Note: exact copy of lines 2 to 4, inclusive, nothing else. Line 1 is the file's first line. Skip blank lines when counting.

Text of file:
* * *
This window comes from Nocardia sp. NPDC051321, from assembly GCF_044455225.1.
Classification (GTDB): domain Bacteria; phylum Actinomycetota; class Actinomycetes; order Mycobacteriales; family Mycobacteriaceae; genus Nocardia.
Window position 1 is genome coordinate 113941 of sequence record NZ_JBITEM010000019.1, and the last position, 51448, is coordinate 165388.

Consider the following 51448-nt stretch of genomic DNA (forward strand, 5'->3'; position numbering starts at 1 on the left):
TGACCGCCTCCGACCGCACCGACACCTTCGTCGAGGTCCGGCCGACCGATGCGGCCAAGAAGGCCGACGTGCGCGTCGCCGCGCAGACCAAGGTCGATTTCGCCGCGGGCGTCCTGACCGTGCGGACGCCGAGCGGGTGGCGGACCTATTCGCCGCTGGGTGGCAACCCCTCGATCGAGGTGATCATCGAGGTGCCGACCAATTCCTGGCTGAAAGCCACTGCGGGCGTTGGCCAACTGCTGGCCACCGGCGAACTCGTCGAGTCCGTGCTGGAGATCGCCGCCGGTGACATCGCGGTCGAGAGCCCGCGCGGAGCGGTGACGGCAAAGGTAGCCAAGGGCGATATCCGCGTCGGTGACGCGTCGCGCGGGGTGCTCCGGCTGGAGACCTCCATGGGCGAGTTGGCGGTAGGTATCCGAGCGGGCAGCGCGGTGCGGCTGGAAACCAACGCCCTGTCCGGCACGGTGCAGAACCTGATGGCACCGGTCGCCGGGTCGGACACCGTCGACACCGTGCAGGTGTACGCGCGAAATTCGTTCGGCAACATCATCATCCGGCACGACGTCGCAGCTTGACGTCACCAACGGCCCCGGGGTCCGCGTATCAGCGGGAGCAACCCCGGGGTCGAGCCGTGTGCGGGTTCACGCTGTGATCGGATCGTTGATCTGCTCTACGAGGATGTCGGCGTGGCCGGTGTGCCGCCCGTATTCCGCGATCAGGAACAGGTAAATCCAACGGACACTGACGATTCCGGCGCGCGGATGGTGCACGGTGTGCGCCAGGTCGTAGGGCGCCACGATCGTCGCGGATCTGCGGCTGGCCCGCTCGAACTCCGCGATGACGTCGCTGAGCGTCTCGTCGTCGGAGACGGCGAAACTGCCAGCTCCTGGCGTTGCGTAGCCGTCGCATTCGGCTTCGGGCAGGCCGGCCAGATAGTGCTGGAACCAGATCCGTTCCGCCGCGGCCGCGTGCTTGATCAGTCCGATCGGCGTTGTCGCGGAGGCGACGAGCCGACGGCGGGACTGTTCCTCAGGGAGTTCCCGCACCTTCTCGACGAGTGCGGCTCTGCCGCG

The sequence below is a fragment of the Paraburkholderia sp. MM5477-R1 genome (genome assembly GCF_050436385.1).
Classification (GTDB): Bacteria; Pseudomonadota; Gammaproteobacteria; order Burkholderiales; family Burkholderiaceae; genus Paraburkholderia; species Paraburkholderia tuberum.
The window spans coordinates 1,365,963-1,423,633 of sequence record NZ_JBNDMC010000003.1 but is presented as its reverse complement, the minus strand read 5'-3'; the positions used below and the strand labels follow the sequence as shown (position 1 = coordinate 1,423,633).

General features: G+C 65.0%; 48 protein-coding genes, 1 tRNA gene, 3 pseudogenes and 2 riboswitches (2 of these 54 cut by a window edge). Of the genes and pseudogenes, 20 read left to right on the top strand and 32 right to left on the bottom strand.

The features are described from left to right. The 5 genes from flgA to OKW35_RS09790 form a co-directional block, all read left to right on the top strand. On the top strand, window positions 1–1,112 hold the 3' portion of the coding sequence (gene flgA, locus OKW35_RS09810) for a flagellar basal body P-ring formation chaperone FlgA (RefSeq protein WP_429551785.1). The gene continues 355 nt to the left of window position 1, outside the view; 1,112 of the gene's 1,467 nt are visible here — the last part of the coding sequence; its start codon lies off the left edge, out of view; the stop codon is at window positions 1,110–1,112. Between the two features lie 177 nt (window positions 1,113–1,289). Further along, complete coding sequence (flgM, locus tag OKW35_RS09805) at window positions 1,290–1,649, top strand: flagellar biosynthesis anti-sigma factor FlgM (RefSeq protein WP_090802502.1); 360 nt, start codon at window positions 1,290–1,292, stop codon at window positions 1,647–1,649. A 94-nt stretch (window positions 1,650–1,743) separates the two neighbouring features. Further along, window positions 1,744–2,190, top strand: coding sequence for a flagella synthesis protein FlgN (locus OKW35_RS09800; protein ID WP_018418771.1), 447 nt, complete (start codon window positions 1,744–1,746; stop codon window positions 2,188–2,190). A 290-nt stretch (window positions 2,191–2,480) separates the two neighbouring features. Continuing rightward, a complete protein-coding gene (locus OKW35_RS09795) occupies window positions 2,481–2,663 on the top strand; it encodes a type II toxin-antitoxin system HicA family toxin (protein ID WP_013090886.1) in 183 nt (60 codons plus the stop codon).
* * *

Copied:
Classification (GTDB): domain Bacteria; phylum Actinomycetota; class Actinomycetes; order Mycobacteriales; family Mycobacteriaceae; genus Nocardia.
Window position 1 is genome coordinate 113941 of sequence record NZ_JBITEM010000019.1, and the last position, 51448, is coordinate 165388.

Consider the following 51448-nt stretch of genomic DNA (forward strand, 5'->3'; position numbering starts at 1 on the left):